Guido Cargnino Wins the CC Code Challenge (Week 25)

We have a winner of last week’s CC Weekly Code Challenge, sponsored by IAR Systems! We posted a code snippet with an error and challenged the engineering community to find the mistake!

Congratulations to Guido Cargnino of Grugliasco, Turin, Italy  for winning the CC Weekly Code Challenge for Week 25! Guido will receive an Elektor 2012 & 2011 Archive DVD.

Guido’s correct answer was randomly selected from the pool of responses that correctly identified an error in the code. Guido answered:

Line #14: *p and *q must be used.

2013_code_challenge_25_answer

You can see the complete list of weekly winners and code challenges here.

What is the CC Weekly Code Challenge?
Each week, Circuit Cellar’s technical editors purposely insert an error in a snippet of code. It could be a semantic error, a syntax error, a design error, a spelling error, or another bug the editors slip in. You are challenged to find the error.Once the submission deadline passes, Circuit Cellar will randomly select one winner from the group of respondents who submit the correct answer.

Inspired? Want to try this week’s challenge? Get started!

Submission Deadline: The deadline for each week’s challenge is Sunday, 12 PM EST. Refer to the Rules, Terms & Conditions for information about eligibility and prizes.

John Safrit Wins the CC Code Challenge (Week 24)

We have a winner of last week’s CC Weekly Code Challenge, sponsored by IAR Systems! We posted a code snippet with an error and challenged the engineering community to find the mistake!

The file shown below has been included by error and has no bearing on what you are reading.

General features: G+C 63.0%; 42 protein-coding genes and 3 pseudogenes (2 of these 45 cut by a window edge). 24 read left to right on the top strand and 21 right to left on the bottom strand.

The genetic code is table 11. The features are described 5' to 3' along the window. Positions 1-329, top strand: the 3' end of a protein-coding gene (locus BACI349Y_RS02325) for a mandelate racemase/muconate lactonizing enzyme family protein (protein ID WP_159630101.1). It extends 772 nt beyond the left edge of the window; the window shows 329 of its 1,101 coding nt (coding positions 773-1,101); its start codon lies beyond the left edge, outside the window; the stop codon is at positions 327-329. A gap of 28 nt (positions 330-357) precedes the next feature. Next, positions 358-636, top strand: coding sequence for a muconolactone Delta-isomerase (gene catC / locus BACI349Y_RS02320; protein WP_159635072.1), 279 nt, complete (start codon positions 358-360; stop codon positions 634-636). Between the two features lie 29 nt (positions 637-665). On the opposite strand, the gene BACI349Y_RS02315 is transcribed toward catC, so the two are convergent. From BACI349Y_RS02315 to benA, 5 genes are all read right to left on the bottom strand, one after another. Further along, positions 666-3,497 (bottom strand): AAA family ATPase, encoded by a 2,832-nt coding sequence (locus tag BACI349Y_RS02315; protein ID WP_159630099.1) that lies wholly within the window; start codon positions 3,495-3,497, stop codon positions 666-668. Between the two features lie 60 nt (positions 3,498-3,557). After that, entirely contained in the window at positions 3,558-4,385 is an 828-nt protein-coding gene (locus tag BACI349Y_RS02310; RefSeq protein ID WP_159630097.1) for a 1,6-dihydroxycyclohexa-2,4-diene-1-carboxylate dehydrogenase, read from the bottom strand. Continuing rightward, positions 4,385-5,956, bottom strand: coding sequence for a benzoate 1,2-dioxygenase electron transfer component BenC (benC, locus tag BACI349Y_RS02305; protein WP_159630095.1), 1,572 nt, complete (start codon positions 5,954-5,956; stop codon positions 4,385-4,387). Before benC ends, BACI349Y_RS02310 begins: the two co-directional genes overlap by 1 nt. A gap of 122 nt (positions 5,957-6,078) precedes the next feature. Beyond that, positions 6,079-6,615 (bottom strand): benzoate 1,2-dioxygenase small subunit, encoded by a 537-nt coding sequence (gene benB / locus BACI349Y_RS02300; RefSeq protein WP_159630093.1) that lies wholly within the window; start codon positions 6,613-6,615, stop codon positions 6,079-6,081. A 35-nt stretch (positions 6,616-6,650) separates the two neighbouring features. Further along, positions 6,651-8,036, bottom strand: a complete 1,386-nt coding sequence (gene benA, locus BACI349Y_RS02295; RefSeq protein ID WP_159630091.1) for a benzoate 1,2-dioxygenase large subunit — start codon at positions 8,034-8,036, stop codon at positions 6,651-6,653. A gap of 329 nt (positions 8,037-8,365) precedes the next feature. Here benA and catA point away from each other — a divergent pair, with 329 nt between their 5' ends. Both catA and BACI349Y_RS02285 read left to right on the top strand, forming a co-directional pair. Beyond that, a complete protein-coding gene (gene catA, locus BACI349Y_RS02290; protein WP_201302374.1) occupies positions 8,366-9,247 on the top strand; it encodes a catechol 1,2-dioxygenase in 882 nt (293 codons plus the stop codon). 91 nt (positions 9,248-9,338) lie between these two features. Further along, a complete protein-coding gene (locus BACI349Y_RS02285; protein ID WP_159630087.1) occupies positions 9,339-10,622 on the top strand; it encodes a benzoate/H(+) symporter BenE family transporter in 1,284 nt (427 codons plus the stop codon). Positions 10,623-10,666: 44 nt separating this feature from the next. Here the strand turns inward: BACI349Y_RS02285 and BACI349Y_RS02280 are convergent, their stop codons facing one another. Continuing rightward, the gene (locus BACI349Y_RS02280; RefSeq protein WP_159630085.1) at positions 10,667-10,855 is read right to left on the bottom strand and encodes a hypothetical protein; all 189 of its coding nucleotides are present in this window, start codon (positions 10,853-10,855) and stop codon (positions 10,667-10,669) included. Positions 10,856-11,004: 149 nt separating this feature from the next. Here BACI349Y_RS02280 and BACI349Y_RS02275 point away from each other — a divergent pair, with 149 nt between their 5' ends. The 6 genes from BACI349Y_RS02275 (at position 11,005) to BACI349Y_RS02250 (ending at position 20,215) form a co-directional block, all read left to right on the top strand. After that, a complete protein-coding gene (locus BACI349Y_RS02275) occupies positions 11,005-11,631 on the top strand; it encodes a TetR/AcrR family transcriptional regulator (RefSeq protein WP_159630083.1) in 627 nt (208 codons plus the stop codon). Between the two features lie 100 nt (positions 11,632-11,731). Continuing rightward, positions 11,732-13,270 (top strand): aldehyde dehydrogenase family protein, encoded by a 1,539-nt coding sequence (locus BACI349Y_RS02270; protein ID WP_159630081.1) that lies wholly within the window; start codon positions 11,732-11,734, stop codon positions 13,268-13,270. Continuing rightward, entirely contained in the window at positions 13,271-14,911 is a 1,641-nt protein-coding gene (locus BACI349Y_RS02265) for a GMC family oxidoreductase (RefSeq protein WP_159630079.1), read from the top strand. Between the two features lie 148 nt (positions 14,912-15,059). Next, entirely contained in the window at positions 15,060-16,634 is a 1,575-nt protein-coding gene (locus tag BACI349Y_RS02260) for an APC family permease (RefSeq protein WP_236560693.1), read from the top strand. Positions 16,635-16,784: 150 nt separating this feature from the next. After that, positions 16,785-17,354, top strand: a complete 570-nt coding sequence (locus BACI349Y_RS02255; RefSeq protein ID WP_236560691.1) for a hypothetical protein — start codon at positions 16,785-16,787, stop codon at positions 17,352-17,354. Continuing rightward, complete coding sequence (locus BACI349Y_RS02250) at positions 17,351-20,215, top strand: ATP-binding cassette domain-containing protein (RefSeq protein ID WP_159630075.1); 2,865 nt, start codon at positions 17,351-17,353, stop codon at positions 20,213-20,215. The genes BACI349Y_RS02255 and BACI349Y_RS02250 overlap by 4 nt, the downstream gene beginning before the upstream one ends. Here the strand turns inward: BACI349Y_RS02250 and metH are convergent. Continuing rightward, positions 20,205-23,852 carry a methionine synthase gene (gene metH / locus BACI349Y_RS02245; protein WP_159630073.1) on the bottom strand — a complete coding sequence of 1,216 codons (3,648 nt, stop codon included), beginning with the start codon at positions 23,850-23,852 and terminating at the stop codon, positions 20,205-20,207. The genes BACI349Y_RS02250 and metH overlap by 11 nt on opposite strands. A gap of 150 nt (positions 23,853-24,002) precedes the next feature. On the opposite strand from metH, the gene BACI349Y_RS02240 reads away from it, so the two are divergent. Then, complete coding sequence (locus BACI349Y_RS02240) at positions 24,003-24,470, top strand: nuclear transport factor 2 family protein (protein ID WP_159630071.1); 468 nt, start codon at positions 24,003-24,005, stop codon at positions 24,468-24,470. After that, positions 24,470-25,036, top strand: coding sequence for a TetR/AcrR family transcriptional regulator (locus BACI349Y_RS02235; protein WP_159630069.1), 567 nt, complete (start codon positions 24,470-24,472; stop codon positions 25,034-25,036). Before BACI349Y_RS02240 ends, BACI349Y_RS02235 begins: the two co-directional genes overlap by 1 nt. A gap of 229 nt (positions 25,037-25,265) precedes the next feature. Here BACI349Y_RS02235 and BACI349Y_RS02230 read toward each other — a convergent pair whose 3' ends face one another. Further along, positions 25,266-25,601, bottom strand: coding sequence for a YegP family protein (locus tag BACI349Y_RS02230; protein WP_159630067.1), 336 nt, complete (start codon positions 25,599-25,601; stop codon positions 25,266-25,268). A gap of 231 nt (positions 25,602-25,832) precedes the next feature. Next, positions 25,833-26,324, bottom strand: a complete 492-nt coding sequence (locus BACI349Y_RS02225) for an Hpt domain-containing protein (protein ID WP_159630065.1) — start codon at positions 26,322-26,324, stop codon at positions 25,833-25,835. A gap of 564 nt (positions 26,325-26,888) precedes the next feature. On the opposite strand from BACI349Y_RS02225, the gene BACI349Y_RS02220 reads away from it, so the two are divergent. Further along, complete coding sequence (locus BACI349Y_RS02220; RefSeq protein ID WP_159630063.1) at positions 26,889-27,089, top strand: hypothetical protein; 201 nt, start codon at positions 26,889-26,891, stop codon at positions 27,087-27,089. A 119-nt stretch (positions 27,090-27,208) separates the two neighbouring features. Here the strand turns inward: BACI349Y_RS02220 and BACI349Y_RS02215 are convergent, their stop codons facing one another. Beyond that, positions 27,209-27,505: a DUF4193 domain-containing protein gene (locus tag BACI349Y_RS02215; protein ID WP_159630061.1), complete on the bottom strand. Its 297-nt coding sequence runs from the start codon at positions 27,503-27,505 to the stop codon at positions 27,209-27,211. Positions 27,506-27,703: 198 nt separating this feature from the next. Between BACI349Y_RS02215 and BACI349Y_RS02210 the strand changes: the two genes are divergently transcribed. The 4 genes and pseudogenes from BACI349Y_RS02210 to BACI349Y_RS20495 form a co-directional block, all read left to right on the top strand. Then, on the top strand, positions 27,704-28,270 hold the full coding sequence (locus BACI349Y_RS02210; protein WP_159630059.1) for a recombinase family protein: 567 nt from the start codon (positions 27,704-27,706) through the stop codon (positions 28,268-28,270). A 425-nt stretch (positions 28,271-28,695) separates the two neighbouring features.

Congratulations to John Safrit of Mebane, North Carolina, United States  for winning the CC Weekly Code Challenge for Week 24! John will receive a CC T-shirt and a one-year subscription to Circuit Cellar.

John’s correct answer was randomly selected from the pool of responses that correctly identified an error in the code. John answered:

Line#22: need to terminate space string, add: space[d]=’';

2013_code_challenge_24_answer

You can see the complete list of weekly winners and code challenges here.

What is the CC Weekly Code Challenge?
Each week, Circuit Cellar’s technical editors purposely insert an error in a snippet of code. It could be a semantic error, a syntax error, a design error, a spelling error, or another bug the editors slip in. You are challenged to find the error.Once the submission deadline passes, Circuit Cellar will randomly select one winner from the group of respondents who submit the correct answer.

Inspired? Want to try this week’s challenge? Get started!

Submission Deadline: The deadline for each week’s challenge is Sunday, 12 PM EST. Refer to the Rules, Terms & Conditions for information about eligibility and prizes.

Issue 280: EQ Answers

PROBLEM 1